Challenging The Pashtun Taliban

Clearly, the Taliban leader Mullah Hibbatullah Akhundzada is fearful of the non-Pashtuns in the Taliban ranks. The Taliban emir has been implementing a considered policy of removing the non-Pashtuns. And the man who executes this policy in northern provinces is Mullah Muhammad Yusuf aka Haji Wafa, the governor of Balkh. In February 2024, Etilaat Roz published a Dari-language article, noting how Haji Wafa has emerged as the “new emperor of Balkh” and the Taliban emir’s “shadow” in northern Afghanistan, especially targeting and disarming the Tajik and Uzbek commanders in the Taliban ranks.[15]

“Efforts have been made by the Taliban leadership to completely exclude the Badakhshani Taliban from power in this province,” journalist Mohammad Ali Nazari noted, adding: “The Taliban leadership worries that a shift in circumstances could spark internal disputes within their group. They fear that if the Tajik-origin Badakhshani Taliban, particularly those based in resource-rich areas of the same province, unite, they might present a significant challenge.”[16]

“Recognizing the situation, the Taliban leadership is worried about possible resistance from the Badakhshani Taliban to their decisions, especially if these factions are armed. To address this, they have removed military leaders from Badakhshan and taken away their official positions. Additionally, steps are being taken to disarm these fighters,” Mohammad Ali Nazari added.[17]

Spontaneous protests against the Taliban in Badakhshan province

The National Resistance Front (NRF) of Afghanistan is the main anti-Taliban resistance led by Ahmad Massoud whose members are frequently targeted, arrested, and killed by the Taliban security forces. In a May 5 statement, the NRF announced special operations in Kabul in support of the protesters in Badakhshan, noting that NRF fighters carried out two operations in Kabul: one at the entrance the Taliban’s Ministry of Interior, killing two Taliban members, and the other in the ninth security district of Kabul, killing two more.[18]

The NRF said that its special operations are planned for another month and “will continue in support of the freedom and justice-seeking people of Badakhshan” while aiming “to destroy the enemies of the people and free the country from the illegitimate rule of the terrorist and occupying Taliban group.”[19]

The National Resistance Council (NRC) for the Salvation of Afghanistan – another key resistance group led by Ata Mohammad Noor, Abdul Rab Rasul Sayyaf, Abdul Rashid Dostum, Haji Mohammad Mohaqiq and others – said: “The uprising of the people of Badakhshan against the despotism and violence of the Taliban, a spontaneous popular movement, will undoubtedly not be limited to one province and will soon evolve into widespread rebellions across the country as the public conscience is further aggrieved.”[20]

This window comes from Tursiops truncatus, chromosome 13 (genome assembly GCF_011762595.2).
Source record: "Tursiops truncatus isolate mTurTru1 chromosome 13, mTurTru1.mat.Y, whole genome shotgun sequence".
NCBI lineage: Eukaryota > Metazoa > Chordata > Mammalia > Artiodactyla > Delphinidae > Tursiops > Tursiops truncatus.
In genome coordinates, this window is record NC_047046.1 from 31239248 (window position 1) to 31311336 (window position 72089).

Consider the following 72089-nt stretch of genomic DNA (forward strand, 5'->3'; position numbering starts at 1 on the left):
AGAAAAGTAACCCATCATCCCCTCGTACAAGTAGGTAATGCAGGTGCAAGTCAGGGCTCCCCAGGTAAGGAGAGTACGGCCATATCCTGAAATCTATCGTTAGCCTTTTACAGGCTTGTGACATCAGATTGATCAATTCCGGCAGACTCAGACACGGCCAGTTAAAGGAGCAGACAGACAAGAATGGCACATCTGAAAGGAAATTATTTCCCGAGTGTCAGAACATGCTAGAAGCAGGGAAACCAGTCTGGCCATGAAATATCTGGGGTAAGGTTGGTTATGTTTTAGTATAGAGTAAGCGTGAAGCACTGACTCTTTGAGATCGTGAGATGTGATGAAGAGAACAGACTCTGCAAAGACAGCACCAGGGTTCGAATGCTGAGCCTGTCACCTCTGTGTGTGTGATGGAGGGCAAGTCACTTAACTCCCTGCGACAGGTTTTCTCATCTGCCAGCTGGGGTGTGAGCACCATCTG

“The Taliban forces took advantage of the Friday prayer gathering, where men were present in the mosque, to enter the homes in the Darayim district of Badakhshan province under the pretext of destroying poppy fields, causing harassment and distress to the people. This aggressive action by the Taliban sparked public outrage, leading to protests in defense of their rights. The Taliban responded to this public outcry and protest by opening fire, resulting in the martyrdom and injury of several protestors,” it said.[21]

The NRC further said: “The behavior of the Taliban, especially in the recent incident in Badakhshan, demonstrates that this ruthless suppression is not due to poppy cultivation but is politically motivated, as the Taliban themselves promote poppy cultivation in many parts of the country and their economy has historically been based on it. This duplicitous policy is politically motivated.”[22]

The Taliban’s Fear Of A Major Uprising

Barring Abdul Hamid Khorasani and some Taliban commanders loyal to him who reportedly quit in protest against ethnic bias against Tajiks and Uzbeks, most non-Pashtun commanders the Taliban ranks are silent. A question arises as to why they have not yet raised their voice. This is perhaps because, as some journalists in Kabul suggest in private conversations, the non-Pashtun Taliban commanders are still weak and are afraid that if they protest, they will suffer like the Shi’ite Hazara Taliban commander Mehdi Mujahid. A resident of Sar-i-Pul province, Mehdi Mujahid, perhaps the only Shi’ite Hazara to have worked with the Taliban for years, was killed by the Taliban forces in Herat for protesting the Taliban policies on August 17, 2022.[23]